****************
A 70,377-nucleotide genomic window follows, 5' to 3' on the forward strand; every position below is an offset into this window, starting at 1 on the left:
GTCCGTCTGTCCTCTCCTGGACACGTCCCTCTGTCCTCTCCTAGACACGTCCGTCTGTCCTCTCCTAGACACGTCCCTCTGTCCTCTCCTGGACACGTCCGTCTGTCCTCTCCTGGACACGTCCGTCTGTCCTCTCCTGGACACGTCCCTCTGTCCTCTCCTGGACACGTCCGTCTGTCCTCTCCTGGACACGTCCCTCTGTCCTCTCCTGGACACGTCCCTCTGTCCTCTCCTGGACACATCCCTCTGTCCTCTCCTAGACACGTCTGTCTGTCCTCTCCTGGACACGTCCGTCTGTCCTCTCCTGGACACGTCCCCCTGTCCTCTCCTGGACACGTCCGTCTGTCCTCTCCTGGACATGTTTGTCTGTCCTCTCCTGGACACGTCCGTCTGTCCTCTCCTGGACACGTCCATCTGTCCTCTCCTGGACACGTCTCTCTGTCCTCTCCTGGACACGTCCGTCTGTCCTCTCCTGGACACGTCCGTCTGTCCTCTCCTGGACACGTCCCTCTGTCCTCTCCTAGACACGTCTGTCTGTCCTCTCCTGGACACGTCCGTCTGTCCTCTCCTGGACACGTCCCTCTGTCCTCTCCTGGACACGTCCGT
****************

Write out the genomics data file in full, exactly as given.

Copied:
A 70,377-nucleotide genomic window follows, 5' to 3' on the forward strand; every position below is an offset into this window, starting at 1 on the left:
GTCCGTCTGTCCTCTCCTGGACACGTCCCTCTGTCCTCTCCTAGACACGTCCGTCTGTCCTCTCCTAGACACGTCCCTCTGTCCTCTCCTGGACACGTCCGTCTGTCCTCTCCTGGACACGTCCGTCTGTCCTCTCCTGGACACGTCCCTCTGTCCTCTCCTGGACACGTCCGTCTGTCCTCTCCTGGACACGTCCCTCTGTCCTCTCCTGGACACGTCCCTCTGTCCTCTCCTGGACACATCCCTCTGTCCTCTCCTAGACACGTCTGTCTGTCCTCTCCTGGACACGTCCGTCTGTCCTCTCCTGGACACGTCCCCCTGTCCTCTCCTGGACACGTCCGTCTGTCCTCTCCTGGACATGTTTGTCTGTCCTCTCCTGGACACGTCCGTCTGTCCTCTCCTGGACACGTCCATCTGTCCTCTCCTGGACACGTCTCTCTGTCCTCTCCTGGACACGTCCGTCTGTCCTCTCCTGGACACGTCCGTCTGTCCTCTCCTGGACACGTCCCTCTGTCCTCTCCTAGACACGTCTGTCTGTCCTCTCCTGGACACGTCCGTCTGTCCTCTCCTGGACACGTCCCTCTGTCCTCTCCTGGACACGTCCGT